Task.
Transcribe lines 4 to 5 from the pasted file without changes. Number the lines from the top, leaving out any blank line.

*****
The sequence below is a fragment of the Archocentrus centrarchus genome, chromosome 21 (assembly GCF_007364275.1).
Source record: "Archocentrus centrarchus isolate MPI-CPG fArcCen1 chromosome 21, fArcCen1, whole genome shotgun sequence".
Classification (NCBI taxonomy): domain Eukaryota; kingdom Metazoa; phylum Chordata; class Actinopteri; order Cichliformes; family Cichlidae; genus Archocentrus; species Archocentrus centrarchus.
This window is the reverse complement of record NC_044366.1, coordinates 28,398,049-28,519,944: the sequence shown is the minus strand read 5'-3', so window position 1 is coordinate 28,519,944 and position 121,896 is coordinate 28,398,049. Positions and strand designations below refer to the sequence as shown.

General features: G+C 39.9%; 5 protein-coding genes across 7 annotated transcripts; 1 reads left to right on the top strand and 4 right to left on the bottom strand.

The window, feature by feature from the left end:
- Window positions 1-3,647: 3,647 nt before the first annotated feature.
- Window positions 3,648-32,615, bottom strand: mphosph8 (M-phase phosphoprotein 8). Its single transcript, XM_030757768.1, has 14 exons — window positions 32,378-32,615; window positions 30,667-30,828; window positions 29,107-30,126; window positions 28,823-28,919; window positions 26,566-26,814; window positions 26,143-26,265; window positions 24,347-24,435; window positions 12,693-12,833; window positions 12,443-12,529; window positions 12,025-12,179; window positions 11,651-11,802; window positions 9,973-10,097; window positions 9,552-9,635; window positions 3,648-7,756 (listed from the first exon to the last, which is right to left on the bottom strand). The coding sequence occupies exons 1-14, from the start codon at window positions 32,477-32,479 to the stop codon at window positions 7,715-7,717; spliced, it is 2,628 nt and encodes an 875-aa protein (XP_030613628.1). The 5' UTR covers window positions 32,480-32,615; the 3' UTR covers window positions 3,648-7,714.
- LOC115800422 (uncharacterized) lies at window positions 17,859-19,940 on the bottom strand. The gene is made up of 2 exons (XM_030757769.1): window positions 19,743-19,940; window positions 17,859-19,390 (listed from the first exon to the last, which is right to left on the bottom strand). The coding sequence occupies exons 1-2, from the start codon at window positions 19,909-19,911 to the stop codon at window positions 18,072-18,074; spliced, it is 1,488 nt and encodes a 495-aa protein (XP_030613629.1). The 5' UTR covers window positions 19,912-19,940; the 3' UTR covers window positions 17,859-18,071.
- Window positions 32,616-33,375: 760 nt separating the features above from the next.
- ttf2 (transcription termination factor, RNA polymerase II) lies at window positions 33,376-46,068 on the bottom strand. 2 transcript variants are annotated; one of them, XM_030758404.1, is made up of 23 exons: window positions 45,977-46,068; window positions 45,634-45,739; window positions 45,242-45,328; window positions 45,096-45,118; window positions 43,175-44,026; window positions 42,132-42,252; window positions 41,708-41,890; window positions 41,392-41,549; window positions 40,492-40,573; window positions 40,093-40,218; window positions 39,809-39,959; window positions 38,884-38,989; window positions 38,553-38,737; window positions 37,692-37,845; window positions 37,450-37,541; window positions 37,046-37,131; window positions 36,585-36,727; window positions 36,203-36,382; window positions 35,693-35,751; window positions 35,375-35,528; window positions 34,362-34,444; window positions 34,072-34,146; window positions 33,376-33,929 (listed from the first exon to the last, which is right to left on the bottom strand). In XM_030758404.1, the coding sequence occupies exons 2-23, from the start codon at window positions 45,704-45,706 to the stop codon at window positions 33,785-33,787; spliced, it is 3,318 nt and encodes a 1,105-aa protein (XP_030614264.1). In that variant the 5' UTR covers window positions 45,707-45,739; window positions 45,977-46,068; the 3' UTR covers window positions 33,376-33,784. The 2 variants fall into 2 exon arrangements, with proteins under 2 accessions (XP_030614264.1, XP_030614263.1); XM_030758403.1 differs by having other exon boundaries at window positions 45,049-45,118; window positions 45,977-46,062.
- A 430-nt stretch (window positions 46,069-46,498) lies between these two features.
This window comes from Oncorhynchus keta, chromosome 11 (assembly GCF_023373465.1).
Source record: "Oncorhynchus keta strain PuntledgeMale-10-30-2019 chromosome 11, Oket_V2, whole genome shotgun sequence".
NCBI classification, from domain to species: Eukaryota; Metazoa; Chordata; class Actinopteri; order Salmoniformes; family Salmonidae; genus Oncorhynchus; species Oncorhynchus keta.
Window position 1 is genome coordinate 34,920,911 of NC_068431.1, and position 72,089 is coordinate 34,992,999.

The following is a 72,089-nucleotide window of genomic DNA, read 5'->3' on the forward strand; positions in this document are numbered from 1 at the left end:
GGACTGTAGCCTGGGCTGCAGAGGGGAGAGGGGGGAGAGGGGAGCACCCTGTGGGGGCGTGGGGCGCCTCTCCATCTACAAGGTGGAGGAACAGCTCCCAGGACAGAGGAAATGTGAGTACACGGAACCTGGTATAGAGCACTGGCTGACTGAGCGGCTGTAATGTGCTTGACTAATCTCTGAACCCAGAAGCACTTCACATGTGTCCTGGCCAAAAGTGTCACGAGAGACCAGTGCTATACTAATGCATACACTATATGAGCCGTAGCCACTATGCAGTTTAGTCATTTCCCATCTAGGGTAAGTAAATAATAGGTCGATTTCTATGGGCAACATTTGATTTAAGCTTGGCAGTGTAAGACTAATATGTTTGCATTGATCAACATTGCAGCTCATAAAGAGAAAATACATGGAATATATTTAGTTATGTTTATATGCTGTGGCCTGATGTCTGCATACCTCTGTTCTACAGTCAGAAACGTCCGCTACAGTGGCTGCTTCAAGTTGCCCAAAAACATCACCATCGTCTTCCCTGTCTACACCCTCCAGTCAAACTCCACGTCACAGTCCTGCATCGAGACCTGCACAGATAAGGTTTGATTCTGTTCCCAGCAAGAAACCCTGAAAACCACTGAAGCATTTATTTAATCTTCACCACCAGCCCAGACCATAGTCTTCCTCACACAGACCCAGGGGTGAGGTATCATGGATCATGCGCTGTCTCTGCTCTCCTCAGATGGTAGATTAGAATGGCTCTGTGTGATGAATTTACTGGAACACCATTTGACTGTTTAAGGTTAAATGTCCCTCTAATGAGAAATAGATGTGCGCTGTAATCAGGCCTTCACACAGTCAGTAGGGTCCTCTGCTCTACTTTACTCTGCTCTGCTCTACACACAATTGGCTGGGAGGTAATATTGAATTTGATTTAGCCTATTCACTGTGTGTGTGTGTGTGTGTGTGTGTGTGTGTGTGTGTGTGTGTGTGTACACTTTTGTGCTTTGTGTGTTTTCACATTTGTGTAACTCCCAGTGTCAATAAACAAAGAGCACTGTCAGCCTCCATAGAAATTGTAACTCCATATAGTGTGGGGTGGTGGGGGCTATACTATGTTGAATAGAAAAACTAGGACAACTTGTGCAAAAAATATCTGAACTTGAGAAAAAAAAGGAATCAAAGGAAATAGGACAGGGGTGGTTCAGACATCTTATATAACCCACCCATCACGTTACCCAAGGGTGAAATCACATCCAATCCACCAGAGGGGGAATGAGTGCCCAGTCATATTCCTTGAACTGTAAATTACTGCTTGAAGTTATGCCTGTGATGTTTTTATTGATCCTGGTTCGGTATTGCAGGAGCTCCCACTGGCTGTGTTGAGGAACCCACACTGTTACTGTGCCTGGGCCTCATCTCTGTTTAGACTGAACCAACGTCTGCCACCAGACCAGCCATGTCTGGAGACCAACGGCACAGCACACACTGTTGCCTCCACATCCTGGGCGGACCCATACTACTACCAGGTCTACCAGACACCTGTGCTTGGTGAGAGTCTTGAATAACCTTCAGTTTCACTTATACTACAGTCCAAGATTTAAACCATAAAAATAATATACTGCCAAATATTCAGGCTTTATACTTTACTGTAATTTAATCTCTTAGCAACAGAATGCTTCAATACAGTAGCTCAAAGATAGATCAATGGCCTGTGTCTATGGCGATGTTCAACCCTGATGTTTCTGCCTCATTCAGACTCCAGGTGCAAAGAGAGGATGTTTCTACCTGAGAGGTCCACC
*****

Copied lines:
This window is the reverse complement of record NC_044366.1, coordinates 28,398,049-28,519,944: the sequence shown is the minus strand read 5'-3', so window position 1 is coordinate 28,519,944 and position 121,896 is coordinate 28,398,049. Positions and strand designations below refer to the sequence as shown.

General features: G+C 39.9%; 5 protein-coding genes across 7 annotated transcripts; 1 reads left to right on the top strand and 4 right to left on the bottom strand.